Short story #5: Ships in High Transit (Banyavanga Wainaina)

Deal Me In Reading Challenge: I drew the five of diamonds.

Story:  Ships in High Transit, by Banyavanga Wainaina (from The Granta Book of the African Short Story)

Comments: To understand better where Wainaina is coming from in this story, it may help to read first his article in the Winter 2005 issue of Granta, “How to Write about Africa” (available here).  This is a funny/sarcastic look at the stereotyping of and generalizing about “Africa” that occurs in contemporary writing.  Okay.  I’m Irish, I get the resentment at stereotyping.

Ships in High Transit is about reality and image; the image of “Africa” that the Kenyans in the story are deliberately concocting for European and American tourists, the image of themselves that they portray to each other, the image that they have of the tourists… Where is reality?  What is true, and what is crap?   A good discussion of the story can be found here (a blog post from 2006).   See also the discussion about “the Real Africa” and Wainaina here, including the comments.  I note that not everyone is impressed by his living in the USA and buying into the system there – a little like what the Irish would call “taking the King’s shilling”.

Personally, I think if any group of countries today suffers from being radically and wrongfully stereotyped, it’s “Eastern Europe”.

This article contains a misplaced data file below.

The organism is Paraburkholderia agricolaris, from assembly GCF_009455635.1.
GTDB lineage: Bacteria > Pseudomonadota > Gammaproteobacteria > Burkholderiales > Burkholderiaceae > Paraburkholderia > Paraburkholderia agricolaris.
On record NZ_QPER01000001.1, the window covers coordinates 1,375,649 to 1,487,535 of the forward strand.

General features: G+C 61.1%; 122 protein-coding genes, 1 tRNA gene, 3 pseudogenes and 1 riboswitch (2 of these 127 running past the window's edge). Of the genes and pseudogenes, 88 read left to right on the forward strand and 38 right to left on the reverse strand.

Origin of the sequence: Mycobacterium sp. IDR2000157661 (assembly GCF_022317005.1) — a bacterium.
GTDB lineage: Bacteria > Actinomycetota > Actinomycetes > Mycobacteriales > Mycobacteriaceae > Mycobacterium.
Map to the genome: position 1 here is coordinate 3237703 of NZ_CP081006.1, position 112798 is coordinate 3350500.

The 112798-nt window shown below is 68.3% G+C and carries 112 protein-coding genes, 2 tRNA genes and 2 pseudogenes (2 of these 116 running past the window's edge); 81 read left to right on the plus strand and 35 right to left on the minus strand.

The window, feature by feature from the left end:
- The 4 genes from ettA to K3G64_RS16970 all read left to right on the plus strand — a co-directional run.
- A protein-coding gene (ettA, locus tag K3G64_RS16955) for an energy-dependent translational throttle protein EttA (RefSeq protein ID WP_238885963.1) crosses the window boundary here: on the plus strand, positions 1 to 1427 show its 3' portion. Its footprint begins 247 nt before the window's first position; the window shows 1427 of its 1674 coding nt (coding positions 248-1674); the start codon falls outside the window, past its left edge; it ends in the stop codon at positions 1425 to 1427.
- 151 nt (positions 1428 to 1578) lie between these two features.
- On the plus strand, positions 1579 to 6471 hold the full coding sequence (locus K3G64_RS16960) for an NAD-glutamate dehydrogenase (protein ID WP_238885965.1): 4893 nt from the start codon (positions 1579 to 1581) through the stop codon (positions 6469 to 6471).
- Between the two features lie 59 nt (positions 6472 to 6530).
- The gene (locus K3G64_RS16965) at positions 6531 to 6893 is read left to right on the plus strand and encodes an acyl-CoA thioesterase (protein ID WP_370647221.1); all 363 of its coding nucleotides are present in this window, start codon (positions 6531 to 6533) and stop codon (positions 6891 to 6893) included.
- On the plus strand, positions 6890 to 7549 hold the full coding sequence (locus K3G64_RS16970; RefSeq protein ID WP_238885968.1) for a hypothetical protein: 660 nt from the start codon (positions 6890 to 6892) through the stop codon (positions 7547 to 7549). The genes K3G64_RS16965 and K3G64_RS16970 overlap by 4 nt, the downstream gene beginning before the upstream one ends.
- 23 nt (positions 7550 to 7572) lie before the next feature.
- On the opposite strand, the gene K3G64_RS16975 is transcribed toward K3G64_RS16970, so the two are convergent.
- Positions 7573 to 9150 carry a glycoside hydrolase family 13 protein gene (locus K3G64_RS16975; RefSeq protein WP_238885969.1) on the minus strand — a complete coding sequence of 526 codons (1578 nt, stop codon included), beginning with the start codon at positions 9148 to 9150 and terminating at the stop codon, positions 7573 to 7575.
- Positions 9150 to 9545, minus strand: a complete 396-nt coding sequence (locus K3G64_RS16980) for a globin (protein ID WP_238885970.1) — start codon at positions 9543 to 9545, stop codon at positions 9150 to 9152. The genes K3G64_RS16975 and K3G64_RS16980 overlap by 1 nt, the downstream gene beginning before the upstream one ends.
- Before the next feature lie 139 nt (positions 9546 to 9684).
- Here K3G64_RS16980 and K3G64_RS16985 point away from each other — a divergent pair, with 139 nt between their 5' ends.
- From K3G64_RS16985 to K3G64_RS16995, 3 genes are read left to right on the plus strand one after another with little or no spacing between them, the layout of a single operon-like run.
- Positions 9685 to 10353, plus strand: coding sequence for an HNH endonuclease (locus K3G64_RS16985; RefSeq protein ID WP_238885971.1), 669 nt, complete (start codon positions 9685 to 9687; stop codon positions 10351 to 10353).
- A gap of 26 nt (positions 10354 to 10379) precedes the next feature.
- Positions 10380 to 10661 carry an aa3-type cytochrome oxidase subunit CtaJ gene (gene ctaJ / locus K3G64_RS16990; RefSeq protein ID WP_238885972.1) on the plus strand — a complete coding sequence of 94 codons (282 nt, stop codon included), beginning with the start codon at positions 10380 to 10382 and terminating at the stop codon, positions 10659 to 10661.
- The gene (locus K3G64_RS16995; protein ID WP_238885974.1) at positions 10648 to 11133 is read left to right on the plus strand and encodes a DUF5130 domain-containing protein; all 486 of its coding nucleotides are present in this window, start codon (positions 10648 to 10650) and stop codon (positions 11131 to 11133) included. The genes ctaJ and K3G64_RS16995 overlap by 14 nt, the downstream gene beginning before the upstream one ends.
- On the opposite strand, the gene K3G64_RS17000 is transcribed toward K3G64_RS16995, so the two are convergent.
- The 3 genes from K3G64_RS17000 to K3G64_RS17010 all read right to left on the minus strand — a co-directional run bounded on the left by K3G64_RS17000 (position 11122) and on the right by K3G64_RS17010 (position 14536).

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5 thoughts on “Short story #5: Ships in High Transit (Banyavanga Wainaina)

  1. Pingback: Deal Me In 2014: Week 5 Wrap-Up | Bibliophilopolis

    • Hi, Jay,
      One of the characters in the story says that “in the sixteenth and seventeenth centuries, before commercial fertilizer was invented, manure was transported by ship, dry bundles of manure. Once at sea, it started to get heavy, started to ferment, and methane would build up below deck. Any spark could blow up a ship – many ships were lost that way. Eventually people began stamping the bundles ‘Ships in High Transit’ so the sailors would know to treat the cargo with respect. This is where the term ‘shit’ comes from: Ships in High Transit. Many of those around these days…”
      And of course this is a metaphor for some of what’s going on in the story.

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